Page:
In celebration of 20 years of Forestry at WIT, we talk to John Liston, project manager, Treemetrics Ltd.
John Liston graduated from WIT with the Bachelor of Science in Forestry and the Bachelor of Science (Honours) in Land Management in Forestry. Johns lecturers in WIT had a great role in his career direction and John says the most rewarding event of his career so far was to to coordinate and run a largescale field trial between Medite, Coillte and WIT.
Describe a typical day
Morning routine includes downloading satellite and GPRS data from all machines working on contracts for clients. Analysing the production data and looking at all communication messages from the machines to ensure all Treemetrics devices installed in the machines are working correctly. Ensure that all machines have the correct satellite imagery and shape files, and request the correct shape files from our clients if required.
After this, I will review the schedule for the day and follow up on any machine installations or machine maintenance that are required. Depending on the day, I will have meetings with clients to discuss the progress of their projects and to plan future requirements for the client. Other days may require travelling to visit contractors, harvesters in the forest or clients.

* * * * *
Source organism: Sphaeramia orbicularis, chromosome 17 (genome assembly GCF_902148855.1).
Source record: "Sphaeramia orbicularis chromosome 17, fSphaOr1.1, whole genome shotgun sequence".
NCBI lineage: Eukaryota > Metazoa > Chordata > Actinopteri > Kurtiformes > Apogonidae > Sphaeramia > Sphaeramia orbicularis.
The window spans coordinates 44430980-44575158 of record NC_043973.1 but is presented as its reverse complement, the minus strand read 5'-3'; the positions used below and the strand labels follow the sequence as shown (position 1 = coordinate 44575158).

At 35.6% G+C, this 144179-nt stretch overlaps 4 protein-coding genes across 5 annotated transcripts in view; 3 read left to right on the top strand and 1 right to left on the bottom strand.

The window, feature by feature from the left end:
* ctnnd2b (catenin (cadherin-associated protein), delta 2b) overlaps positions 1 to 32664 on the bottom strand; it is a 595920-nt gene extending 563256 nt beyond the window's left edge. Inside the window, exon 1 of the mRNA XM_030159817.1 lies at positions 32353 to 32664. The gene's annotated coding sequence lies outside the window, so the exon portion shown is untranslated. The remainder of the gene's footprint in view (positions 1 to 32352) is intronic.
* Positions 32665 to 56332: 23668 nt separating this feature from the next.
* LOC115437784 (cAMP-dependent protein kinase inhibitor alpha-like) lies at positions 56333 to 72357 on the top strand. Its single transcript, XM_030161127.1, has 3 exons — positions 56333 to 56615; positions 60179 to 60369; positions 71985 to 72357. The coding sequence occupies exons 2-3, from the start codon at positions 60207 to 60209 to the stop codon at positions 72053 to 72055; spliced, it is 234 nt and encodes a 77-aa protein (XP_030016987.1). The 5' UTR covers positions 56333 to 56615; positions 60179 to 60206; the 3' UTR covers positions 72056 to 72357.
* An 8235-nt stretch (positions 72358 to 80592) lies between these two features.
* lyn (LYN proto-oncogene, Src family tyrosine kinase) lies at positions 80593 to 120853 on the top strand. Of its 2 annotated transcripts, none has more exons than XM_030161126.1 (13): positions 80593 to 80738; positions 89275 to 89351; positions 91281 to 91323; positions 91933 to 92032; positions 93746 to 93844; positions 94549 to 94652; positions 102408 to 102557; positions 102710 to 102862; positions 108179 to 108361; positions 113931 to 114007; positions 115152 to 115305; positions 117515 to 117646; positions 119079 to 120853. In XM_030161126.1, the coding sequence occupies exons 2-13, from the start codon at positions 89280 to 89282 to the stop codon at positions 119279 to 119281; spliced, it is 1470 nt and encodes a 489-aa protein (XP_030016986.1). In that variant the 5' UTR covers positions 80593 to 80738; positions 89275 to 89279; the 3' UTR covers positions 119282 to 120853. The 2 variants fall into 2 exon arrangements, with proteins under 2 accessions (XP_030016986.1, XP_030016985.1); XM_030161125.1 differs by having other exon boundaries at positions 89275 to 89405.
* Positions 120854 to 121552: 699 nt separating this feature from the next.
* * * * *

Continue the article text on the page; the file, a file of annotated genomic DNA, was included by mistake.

What are the main tasks and responsibilities?
- Organising and planning Treemetrics Ltd projects
- Analysing production data from harvesting machines
- Product testing and research and development
- Customer service for national and international clients
What are the main challenges?
Monitoring a large number of machines working all over the country in everything from first thinnings to clearfells can be tricky. The stem files and production data coming from these machines can be very different. Keeping the machines up to date with the latest software and ensuring the machine has the correct shape file for each harvest unit can be difficult. Also having multiple projects, especially when they are international, can make this extra challenging.
What particular skills do you bring to your workplace?
I bring my communication and interpersonal skills to the work place, which are very important for this job. On a daily basis I deal with contractors, machine operators and foresters who all can have different demands. I have to be able to communicate issues and technical information to each person differently as they all see an issue different to the next.
An important skill I learned in WIT was data analytics. The ability to interpret and organise raw data is very important when processing harvesting data. Also having an understanding of the productivity of harvesters on different site conditions in first thinning to clear fells allows me to read production data and display it accurately.
- Being involved in innovative pieces of work
- Getting involved in field trials and having access to the latest equipment and machinery
- Meeting new people in the industry with the same passion and drive as me
- The job changes a lot so every week is different
What's not so cool?
Working long hours with travelling, and commuting to sites that can be awkward to get around.